|Shyla does a "stay" while standing on a stump|
|Shyla did a sit-stay by an aspen|
With people, she's learning her own style of meeting strangers. She does not like it when strangers approach her or even kneel down to her level. She shies away when they do that. However, if a stranger ignores her, she stealthfully inches toward the person and soon gently touches their hands with her nose. That seems to be her way of saying "hello". So, when an adult asks if they can pet her, my reply is they can meet her but they need to follow a certain routine. I ask them to ignore Shyla while talking to me for a minute... to give Shyla time to get the courage to approach them. It works 99% of the time - with Shyla enjoying being petted by the stranger within a minute or two.
|Shyla doing a recall|
One type of thing that totally throws Shyla for a loop is objects that suddenly move on their own, like automatic doors or gates at entrances to parking lots. We've spent a lot of time standing at long distances from doors and gates, letting Shyla observe them move and giving her treats when they move (a form of counter-conditioning).
This is my first experience with an older puppy like Shyla who had little life experience when I met her. I must say that it's been one of the most rewarding journeys that I've undertaken. Shyla looks to me as her guide and protector, and I love playing that role for her. I also have loved learning so much about dog body language and dealing with a dog's natural wariness as she encounters new things.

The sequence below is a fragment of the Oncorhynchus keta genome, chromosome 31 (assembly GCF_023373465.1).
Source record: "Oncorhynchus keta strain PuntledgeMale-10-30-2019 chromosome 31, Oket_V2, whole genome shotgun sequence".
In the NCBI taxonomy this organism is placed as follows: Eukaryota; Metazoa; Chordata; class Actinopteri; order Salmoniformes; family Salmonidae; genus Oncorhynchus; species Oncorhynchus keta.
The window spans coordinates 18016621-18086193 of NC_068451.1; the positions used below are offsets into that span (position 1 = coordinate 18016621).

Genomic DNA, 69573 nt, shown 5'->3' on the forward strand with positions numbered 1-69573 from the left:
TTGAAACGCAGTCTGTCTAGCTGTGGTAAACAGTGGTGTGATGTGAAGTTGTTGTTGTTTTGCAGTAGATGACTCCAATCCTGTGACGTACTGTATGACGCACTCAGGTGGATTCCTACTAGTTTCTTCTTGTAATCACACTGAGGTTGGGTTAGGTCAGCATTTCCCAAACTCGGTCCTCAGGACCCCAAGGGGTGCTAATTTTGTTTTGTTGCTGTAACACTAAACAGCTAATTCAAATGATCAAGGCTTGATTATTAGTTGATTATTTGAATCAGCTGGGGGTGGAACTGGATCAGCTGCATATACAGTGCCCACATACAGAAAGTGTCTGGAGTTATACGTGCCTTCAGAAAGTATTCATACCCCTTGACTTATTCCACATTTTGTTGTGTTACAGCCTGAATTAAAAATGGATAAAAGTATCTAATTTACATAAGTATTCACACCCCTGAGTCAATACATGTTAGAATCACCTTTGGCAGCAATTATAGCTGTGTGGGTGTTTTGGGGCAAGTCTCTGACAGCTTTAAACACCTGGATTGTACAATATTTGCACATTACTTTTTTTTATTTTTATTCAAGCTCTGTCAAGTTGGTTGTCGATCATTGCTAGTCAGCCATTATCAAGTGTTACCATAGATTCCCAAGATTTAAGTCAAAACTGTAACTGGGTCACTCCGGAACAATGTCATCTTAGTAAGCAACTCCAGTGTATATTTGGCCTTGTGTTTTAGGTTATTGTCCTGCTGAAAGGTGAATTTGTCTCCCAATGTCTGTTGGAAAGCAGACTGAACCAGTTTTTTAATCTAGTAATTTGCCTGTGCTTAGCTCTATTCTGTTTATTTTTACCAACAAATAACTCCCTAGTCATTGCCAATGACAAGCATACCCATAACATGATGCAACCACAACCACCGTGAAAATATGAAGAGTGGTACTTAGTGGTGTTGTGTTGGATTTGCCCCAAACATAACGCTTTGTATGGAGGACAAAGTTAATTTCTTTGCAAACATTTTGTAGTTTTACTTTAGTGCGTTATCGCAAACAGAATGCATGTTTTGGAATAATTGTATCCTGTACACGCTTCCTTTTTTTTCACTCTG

In our training, everything is done at Shyla's pace and when she wants to do it. Fortunately, she's naturally curious and outgoing so she actually wants to explore all these new things, even if they scare her at first. My trainer keeps saying that Shyla obviously has awesome genes for a friendly disposition and is not naturally fearful, just inexperienced.
|Shyla did a sit-stay high in the mountains|